Yes, there are pockets that deep — there are lots of pockets that deep, in fact. And yes, they will buy NOLA stuff as a high-risk bet that one day there will be insurance again, after the mess is straightened out politically.
    They will gamble that they will be sitting pretty then b/c they will own 100% of the buildings, which they will have bought at bargain-basement prices.
    The only thing to do here is to empower the ordinary folks of NOLA to become the property owners themselves, instead of the rich guys.
    We should figure out how to create (legally & financially) property-owning co-operatives — akin to when employees buy their own companies. And then we should make sure that it’s New Orleanians who are in charge of them.
    Wouldn’t that be cool? A non-profit, citizen-owned cooperative city in the heart of the USA! It could change the whole country for the better.
    Imagine citizens actually in charge of their own town…
    NOLA Lover

  21. Blame it on the levees – the fact that they were built at all.
    Because of the levees we have trashed our greatest fishery.
    Because of the levees a great city was developed BELOW sea-level on SOFT earth. A city that is literally sinking.
    Do the math.
    Today we have aging, defective levees “rated” for a Cat 3 storm and we know that Cat 5 storms exist.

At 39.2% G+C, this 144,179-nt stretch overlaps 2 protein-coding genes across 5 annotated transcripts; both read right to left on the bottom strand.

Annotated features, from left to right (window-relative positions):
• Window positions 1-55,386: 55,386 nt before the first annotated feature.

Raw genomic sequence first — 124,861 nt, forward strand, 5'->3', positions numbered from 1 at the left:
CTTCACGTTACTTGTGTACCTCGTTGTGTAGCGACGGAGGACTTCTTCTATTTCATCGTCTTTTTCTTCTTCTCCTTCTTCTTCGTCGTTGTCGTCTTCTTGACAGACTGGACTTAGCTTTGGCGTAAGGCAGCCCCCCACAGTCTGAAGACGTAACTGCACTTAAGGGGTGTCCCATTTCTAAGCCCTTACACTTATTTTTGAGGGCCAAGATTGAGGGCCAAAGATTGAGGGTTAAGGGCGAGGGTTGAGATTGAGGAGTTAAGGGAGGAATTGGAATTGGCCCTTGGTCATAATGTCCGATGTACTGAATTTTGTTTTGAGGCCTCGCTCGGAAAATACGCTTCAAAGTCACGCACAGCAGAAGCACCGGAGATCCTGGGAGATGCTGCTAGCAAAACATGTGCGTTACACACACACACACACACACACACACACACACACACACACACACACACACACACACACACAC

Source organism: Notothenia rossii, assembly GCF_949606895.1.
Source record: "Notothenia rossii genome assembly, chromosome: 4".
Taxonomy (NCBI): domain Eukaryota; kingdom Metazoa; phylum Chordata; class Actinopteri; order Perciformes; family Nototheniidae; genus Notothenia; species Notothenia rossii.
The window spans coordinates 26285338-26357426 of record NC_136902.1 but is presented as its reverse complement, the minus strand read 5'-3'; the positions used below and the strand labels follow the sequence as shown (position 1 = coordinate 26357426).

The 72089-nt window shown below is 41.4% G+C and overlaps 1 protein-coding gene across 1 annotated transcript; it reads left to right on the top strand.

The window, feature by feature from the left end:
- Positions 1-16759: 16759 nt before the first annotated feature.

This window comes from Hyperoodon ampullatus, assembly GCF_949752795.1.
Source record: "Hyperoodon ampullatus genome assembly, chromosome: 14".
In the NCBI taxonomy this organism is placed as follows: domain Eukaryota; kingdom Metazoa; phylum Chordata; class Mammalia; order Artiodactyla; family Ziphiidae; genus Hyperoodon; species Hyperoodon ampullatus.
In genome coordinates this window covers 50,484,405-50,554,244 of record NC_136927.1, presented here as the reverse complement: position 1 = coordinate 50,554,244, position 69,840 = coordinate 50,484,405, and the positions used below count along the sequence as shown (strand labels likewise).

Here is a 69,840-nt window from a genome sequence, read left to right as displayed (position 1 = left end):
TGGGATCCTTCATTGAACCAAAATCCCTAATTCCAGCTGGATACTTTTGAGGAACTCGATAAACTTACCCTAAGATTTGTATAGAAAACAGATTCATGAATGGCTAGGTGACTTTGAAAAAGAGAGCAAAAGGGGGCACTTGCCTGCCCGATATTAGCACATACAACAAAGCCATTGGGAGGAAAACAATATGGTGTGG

Unless some group of Great Quality builds Cat 5 levees of Great Quality the residents in below-water zones of NOLA and indeed of below-water zones anywhere should MOVE OUT.
    Remember – all of the issues above exist even if Global Warming does not exist and the sea level remains the same. If the sea level rises… NOLA is TOAST.
    Don’t fight the insurance fight… because even if the Feds covered the insurance issue WHO is going to build Cat 5 levees???
    Move to higher ground.

  22. I don’t know you. I don’t know where you live or what you drive. I don’t know if you have kids or want to. I don’t care. I hope to hell you’re not someone I know because your attitude shames me to have to admit to being a member of the same species as your ignorant arrogant selfcentered duplicitious excuse for a waste of air, water, food, and time amounts to.
    New Orleans is home to more than three million people.
    They have families, history, memories, jobs, roots, homes, businesses, and LIVES.
    New Orleans, a year before the federal levees blew out — or were blown out — was a vibrant, bustling, beautiful place with a charm like no other city on this continent; New Orleans has been in business at the mouth of the Mississippi river for more than 300 years.
    Unless you personally picked out the real estate where you were born and the color of your skin and the earning power of your job and your pension before you were even a gleam in your male parental unit’s eye, you worthless soulless cretin, YOU ARE NO DIFFERENT than any resident of New Orleans or San Francisco or Sapulpa, Oklahoma, and when the day comes that your little paradise is devastated I personally want to be able to tell you to eat shit and die because you have no empathy, no compassion, no common sense, no fellow feeling, and no hope of a freaking idea how stupid you are, you moronic loser, or how hosed you and your high-and-mighty kith, kin and kind really are.

  23. Black_Sheep_One
    GREAT response! revealed his (and I’m 89 percent sure it is a male) self-centered empathy-less self in that post. If they wanted to make a post about their ideas about the wisdom of rebuilding, they could have. Yet they chose to go do the tract they did.
    I hope that Twinyone responds.